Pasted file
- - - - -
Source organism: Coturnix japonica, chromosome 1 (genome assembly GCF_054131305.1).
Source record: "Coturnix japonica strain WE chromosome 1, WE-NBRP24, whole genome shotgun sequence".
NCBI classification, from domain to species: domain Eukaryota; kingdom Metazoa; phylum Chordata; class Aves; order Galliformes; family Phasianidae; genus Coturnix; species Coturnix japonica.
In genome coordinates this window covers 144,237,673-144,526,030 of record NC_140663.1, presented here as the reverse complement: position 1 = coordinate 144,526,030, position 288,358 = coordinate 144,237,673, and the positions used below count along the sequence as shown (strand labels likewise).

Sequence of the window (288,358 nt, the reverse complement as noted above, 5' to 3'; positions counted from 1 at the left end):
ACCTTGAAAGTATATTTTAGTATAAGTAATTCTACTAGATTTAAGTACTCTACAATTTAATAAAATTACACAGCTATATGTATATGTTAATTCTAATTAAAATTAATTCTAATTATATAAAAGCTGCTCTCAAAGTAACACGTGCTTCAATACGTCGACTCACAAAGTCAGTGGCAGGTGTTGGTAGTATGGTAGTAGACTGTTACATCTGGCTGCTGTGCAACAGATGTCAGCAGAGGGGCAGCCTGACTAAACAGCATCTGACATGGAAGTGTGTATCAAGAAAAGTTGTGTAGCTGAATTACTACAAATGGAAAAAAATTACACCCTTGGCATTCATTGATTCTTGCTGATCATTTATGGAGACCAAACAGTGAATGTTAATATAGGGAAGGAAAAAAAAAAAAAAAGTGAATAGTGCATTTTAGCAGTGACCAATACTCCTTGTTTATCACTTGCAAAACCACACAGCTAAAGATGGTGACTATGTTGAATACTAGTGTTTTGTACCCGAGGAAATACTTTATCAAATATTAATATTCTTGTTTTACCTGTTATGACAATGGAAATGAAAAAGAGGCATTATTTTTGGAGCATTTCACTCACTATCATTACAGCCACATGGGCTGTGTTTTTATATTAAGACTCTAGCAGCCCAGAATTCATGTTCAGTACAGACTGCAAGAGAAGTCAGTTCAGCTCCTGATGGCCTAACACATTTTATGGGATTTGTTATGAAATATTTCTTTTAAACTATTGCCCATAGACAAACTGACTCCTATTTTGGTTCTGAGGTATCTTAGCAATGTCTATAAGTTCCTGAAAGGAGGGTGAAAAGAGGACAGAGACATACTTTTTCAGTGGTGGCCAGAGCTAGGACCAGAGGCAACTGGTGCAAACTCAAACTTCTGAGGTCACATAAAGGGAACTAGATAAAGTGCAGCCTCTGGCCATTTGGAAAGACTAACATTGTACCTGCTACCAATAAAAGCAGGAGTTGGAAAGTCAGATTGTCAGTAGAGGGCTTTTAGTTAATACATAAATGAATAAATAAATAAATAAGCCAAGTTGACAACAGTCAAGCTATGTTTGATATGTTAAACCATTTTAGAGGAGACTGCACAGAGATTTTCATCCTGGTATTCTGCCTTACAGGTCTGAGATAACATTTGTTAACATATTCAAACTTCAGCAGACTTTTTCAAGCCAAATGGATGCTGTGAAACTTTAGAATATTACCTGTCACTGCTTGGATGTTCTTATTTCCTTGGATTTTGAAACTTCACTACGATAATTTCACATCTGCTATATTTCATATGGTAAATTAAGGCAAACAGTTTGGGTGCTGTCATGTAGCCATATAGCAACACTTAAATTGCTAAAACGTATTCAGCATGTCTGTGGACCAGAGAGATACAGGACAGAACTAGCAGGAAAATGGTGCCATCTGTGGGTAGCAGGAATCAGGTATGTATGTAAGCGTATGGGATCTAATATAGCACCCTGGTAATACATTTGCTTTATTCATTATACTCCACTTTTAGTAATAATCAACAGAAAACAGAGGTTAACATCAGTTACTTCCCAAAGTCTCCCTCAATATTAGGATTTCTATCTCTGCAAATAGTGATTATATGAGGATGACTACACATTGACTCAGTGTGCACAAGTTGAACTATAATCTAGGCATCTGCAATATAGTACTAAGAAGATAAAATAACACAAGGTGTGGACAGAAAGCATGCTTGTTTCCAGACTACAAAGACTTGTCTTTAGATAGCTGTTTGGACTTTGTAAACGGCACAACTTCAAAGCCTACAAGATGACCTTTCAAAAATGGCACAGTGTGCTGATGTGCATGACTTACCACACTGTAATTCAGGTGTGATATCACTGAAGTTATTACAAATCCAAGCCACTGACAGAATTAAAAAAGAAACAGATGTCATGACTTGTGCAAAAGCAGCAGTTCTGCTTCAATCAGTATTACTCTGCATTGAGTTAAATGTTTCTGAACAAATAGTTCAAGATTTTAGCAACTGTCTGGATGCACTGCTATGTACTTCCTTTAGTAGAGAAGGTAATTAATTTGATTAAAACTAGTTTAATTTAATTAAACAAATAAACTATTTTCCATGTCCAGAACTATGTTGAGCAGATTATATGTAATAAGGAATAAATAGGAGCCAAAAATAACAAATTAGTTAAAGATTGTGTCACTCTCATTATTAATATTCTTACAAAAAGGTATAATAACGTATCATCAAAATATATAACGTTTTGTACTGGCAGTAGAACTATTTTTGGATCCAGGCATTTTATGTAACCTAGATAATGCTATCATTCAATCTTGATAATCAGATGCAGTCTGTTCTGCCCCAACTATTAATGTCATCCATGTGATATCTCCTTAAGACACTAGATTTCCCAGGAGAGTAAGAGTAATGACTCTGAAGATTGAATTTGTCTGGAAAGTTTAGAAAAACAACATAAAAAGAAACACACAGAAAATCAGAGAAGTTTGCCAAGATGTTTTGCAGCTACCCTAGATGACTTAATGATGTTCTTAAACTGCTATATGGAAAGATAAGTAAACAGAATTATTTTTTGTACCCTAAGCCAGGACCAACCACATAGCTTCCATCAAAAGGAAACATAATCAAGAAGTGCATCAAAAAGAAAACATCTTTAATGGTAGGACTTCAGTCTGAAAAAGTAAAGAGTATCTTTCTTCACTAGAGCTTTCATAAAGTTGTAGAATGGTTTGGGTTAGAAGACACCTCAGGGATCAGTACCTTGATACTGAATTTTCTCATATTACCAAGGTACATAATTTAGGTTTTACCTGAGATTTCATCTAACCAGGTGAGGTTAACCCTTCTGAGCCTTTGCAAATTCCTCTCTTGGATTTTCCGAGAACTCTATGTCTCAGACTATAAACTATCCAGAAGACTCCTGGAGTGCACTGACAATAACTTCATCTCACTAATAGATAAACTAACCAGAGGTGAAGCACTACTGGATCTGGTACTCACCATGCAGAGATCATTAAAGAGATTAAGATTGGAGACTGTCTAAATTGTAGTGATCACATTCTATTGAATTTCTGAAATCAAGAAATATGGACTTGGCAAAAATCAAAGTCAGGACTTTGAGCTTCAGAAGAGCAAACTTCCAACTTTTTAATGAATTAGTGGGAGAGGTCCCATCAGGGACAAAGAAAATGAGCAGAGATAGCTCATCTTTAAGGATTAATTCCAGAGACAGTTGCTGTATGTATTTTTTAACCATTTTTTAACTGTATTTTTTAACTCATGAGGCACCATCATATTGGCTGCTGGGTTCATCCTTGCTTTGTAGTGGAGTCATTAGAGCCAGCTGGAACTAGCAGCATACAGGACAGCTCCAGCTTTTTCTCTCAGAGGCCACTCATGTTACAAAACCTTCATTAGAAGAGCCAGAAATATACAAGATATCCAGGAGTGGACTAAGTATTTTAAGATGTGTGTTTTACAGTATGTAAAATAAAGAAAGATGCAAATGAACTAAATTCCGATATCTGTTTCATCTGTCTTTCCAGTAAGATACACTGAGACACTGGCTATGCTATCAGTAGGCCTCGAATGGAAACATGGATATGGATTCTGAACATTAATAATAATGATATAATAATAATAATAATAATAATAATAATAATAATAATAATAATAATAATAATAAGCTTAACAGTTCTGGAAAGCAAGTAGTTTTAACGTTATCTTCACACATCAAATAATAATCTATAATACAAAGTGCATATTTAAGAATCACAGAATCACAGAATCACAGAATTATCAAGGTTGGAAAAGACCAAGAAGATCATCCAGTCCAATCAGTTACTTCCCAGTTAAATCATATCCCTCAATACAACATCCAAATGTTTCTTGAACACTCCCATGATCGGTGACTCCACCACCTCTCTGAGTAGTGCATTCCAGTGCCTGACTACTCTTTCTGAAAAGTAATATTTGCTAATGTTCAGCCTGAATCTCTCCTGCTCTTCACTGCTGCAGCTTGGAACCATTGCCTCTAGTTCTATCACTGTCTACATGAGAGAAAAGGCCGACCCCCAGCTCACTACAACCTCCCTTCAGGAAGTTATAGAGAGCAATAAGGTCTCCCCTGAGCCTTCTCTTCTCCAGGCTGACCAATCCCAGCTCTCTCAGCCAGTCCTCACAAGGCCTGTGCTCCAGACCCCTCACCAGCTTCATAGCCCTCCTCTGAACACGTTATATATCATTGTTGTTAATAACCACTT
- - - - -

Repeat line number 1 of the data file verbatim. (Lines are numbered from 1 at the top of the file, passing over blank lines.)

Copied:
Source organism: Coturnix japonica, chromosome 1 (genome assembly GCF_054131305.1).